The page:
5 reasons why your salespeople are found dead on arrival (DOA)
One of the biggest challenges sales organizations encounter in selling to the corporate market is getting face time with busy decision makers. Regrettably, there are many situations where sales professionals make a mess of the opportunity of a direct meeting or telephone call to a decision-maker.
The other day I received one of those cold-calls from a relationship officer from one of the leading banks in the country. A few days earlier, I had opened a personal account in that same bank. I suspect someone may have given him the lead to contact me with the view of opening a corporate account. He didn’t get an appointment with me simply because he failed the WIIIFM test. After I hung up, I thought to myself: here’s a classic case of what I call a “Dead on Arrival” prospecting call. I begun to reflect on some of the other reasons why sales professionals may be “Dead on Arrival” when prospecting a decision-maker.
Here are the five reasons:
#1. Weakly Defined Ideal Prospect Persona
Finding and selling to the right person in an organisation is the most important factor in business development. Regrettably, it remains one of the most challenging areas for many salespeople and sales organizations. They fail to connect with the right people at the beginning of the selling process resulting in a lot of company time and resources wasted, as well as very long sales-cycles. The problem is that many sales organizations do not have a well defined profile of their ideal prospect persona: it is the case of none or too many personas. A weakly defined ideal prospect persona impedes your salespeople’s ability to create and deliver the right message to the right prospects in a B2B sales environment. Being able to deliver the right message to the right prospect is dependent on pin pointing who the buyers are, what gives them sleepless nights and how they communicate.
#2. Understanding the Objectives of Buyers
All ideal prospect personas in corporate organizations have their professional objectives. They have goals, key performance indicators as well as other corporate initiatives to execute to be successful. B2B salespeople should understand what the typical persona in that role has to achieve for their organizations. What they care about and how your solution can help them achieve their goals. Fail to understand buyer;s objectives and you’ll be “dead on arrival.”
#3. Getting Past the Gatekeeper
Many salespeople’s headache is how to get past the gatekeeper. Fact is that they are trained in such a way to prevent you from reaching the decision maker. To them, a good work done is to prevent salespeople from reaching the decision maker. They are in a position to determine which salesperson fails and who succeeds. You’re ‘dead on arrival’ if you fail to get past them. It is therefore important to firstly see them as human beings and not get keepers. Secondly they’re a wealth of knowledge and a great resource to facilitate access, so learn to get them on your site. Thirdly and more importantly, build a strong relationship with the gatekeeper, a move which will separate you from other competing salespeople.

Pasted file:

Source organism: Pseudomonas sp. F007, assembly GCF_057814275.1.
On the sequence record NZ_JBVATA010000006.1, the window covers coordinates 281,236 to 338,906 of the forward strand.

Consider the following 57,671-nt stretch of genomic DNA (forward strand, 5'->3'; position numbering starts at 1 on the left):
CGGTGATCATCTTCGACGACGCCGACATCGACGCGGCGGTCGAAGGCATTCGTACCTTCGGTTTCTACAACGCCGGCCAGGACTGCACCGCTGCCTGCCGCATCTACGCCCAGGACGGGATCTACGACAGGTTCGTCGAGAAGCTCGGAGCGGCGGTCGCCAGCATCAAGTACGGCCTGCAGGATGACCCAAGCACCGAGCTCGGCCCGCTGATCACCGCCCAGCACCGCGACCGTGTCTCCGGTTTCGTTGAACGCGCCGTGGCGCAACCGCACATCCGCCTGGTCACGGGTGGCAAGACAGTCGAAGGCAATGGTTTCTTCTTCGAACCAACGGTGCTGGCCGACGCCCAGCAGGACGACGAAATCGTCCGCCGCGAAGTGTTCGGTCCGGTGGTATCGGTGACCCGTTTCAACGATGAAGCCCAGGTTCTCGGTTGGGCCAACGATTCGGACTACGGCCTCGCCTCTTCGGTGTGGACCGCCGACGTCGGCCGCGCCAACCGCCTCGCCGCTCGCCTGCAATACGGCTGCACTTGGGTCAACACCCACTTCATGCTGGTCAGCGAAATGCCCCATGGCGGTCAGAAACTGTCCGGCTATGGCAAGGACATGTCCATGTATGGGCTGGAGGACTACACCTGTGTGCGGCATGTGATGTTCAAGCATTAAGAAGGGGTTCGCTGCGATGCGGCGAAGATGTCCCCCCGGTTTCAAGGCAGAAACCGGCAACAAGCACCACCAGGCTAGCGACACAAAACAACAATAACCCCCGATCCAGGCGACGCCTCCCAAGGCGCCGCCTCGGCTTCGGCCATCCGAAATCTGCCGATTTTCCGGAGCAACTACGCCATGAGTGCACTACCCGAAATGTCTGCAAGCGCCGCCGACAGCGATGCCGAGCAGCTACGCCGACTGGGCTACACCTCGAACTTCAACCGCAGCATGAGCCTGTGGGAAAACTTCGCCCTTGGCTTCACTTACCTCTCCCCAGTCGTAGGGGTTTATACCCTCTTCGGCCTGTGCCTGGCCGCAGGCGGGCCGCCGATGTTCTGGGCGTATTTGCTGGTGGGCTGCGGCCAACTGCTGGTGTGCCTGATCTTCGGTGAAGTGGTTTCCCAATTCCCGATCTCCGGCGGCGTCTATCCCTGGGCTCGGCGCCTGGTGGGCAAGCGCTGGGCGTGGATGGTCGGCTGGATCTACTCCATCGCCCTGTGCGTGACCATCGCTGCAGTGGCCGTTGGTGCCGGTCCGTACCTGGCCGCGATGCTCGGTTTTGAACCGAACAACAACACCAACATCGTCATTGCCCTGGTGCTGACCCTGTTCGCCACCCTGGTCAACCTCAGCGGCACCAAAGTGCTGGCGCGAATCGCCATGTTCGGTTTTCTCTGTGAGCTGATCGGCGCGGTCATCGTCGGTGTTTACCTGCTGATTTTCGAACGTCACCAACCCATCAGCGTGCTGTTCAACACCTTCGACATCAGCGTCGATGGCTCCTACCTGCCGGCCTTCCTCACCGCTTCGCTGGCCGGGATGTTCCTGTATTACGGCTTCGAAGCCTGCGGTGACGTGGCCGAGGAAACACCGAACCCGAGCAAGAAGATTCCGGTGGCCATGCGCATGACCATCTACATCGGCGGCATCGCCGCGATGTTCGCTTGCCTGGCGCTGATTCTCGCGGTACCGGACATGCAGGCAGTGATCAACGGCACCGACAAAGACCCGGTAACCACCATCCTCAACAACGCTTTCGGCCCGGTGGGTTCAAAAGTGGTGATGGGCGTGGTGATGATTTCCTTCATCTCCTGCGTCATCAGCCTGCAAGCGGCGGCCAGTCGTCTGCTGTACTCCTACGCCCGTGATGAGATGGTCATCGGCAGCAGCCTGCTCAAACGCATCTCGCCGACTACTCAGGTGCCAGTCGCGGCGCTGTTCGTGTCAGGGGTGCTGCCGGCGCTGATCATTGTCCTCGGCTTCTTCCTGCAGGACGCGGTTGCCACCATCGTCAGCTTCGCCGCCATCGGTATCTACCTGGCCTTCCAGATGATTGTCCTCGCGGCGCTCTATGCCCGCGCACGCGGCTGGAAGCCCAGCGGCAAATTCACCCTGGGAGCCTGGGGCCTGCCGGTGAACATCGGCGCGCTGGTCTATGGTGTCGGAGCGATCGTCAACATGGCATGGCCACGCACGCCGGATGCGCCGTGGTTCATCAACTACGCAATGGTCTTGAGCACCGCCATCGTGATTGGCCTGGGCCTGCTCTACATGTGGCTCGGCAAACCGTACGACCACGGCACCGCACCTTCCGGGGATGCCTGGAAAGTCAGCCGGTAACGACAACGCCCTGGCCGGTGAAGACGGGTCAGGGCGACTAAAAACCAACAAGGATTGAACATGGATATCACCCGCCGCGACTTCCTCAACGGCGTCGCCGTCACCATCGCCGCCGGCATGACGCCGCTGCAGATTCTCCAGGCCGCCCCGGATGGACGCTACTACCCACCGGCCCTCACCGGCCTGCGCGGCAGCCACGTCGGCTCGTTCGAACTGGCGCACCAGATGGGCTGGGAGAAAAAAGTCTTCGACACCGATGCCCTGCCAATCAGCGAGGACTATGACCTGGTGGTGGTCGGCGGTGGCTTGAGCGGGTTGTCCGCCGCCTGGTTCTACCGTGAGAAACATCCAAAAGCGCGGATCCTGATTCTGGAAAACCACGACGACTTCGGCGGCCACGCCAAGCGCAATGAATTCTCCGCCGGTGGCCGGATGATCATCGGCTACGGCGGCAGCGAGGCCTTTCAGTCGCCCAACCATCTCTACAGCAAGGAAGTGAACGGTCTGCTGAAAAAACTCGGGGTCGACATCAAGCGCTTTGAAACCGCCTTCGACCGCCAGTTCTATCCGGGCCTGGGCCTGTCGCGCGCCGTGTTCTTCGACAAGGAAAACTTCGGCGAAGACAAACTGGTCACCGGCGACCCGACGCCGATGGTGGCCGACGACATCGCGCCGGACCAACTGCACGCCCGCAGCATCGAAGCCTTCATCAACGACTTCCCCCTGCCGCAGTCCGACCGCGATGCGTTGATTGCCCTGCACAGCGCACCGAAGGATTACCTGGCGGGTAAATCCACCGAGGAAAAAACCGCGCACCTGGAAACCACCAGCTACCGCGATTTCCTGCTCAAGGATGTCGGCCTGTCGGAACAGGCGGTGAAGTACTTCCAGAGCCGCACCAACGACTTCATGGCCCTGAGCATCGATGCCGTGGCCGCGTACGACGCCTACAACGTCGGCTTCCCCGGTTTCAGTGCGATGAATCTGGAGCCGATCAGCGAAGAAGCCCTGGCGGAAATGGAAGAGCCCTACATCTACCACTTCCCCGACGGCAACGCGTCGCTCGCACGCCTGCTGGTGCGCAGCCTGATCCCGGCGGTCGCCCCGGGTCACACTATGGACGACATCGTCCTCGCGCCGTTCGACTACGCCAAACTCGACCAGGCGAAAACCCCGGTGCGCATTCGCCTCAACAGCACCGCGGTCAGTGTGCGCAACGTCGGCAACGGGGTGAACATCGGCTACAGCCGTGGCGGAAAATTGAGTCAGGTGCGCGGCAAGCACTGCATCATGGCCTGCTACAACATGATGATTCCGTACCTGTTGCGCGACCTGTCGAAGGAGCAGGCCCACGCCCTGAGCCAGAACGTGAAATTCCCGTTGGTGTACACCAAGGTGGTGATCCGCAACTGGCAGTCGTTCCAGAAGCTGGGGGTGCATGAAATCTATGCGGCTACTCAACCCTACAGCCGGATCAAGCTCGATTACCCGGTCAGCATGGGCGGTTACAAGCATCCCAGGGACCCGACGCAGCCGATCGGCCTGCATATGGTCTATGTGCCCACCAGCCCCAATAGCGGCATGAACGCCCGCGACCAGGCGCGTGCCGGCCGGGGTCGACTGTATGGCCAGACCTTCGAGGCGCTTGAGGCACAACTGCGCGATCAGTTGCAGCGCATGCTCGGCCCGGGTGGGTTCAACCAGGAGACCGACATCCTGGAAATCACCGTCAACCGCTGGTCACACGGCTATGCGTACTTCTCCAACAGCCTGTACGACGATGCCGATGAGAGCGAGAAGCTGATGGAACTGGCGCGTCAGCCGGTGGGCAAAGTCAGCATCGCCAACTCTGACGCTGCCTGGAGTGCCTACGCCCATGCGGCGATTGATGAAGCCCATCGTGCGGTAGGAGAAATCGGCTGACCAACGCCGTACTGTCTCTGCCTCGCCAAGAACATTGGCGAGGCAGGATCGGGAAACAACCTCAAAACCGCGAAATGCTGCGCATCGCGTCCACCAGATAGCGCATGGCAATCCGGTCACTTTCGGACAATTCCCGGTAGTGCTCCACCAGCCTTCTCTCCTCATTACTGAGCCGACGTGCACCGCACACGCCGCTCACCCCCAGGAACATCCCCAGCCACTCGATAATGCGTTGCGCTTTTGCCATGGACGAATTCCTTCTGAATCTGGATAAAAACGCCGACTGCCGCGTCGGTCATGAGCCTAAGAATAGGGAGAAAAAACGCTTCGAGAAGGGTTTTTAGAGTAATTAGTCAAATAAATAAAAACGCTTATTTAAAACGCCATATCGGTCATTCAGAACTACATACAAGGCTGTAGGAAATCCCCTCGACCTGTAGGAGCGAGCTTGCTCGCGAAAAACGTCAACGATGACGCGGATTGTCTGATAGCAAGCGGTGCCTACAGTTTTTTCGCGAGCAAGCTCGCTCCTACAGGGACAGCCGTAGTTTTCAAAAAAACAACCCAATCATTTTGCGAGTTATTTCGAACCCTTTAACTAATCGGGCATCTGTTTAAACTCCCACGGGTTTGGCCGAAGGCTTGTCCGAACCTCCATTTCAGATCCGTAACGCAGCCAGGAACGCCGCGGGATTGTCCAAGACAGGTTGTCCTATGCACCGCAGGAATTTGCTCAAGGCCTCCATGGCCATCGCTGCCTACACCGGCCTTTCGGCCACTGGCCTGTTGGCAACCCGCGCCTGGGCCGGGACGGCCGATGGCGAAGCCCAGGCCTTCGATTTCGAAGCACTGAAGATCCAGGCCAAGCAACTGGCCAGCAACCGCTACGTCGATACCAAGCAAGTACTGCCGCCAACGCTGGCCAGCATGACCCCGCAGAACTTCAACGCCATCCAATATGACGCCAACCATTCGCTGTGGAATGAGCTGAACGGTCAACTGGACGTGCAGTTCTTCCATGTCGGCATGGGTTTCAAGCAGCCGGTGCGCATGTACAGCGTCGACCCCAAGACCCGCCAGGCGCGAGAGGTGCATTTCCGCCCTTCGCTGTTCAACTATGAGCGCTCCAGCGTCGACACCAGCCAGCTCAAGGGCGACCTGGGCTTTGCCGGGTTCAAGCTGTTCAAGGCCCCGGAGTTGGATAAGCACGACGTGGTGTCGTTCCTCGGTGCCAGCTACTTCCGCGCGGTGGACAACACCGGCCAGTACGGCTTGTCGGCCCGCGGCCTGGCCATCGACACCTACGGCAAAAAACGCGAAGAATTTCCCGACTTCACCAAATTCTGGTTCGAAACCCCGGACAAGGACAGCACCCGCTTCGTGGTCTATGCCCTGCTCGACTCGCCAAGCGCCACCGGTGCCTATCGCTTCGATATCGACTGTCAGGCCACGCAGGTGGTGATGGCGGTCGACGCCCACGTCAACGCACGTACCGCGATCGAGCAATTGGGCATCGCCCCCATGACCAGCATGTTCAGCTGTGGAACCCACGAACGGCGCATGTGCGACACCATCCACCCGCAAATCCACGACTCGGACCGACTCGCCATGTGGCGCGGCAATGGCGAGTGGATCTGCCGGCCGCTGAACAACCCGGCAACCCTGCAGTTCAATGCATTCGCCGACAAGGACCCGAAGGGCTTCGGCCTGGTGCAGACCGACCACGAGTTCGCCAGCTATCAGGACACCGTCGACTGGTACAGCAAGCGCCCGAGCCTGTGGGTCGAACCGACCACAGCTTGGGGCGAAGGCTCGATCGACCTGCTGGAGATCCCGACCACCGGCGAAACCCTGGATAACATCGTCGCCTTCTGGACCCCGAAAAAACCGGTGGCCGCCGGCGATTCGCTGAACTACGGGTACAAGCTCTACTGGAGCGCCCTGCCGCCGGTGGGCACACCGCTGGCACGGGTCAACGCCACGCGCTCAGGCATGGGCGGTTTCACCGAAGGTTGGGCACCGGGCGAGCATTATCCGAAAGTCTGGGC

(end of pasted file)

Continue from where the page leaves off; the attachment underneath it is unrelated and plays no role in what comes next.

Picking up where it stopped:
#4. Weak Value Proposition
In today’s competitive “New” and “Post Trust” era economy, it has become extremely difficult to sell your products and services by simply touting features, advantage and benefits. Salespeople need to differentiate themselves, their offering and their companies. One of the ways to achieve differentiation in a competitive and commoditized marketplace is to develop and use a strong and compelling value proposition to get into the door of corporate organizations. The Relationship Officer of the bank who called me failed to make any progress with getting my attention because his value proposition was weak. As a prospect already multi-banked, I couldn’t visualize the value he could bring to my business with that telephone cold-call. Here’s the value proposition:
“Hello, I’m [NAME] a Relationship Officer from XYZ Bank. The reason I’m calling is that I’d like to set up an appointment with you for a discussion.”
“A value proposition is a specific clear testimonial of the tangible results (often citing numbers or percentages) a client gets from using your products or services.” Simply put, it is the business value of your offering to the prospect. The relationship officer’s introduction didn’t feature any of the components of a strong value proposition.
#5. Inability to Handle Objections
As a consequence of the relationship officer’s failure to deliver a compelling value proposition, I raised an objection when he eventually told me he wanted me to open a corporate account. It was the classic objection many prospects use in Ghana: “What can you do differently from the other banks that I already do business with?” His response was: “We can do everything that your current bank do and more…just give us a try.” At that point, I knew for sure he should be declared “DEAD ON ARRIVAL.”
The above-written reasons are just a few of the roadblocks that most of I believe salespeople encounter when prospecting for new business. It is important for sales organizations to review the five areas highlighted to see if any improvements could be made. The alternative to that, is to see your salespeople always “Dead on Arrival” when prospecting.
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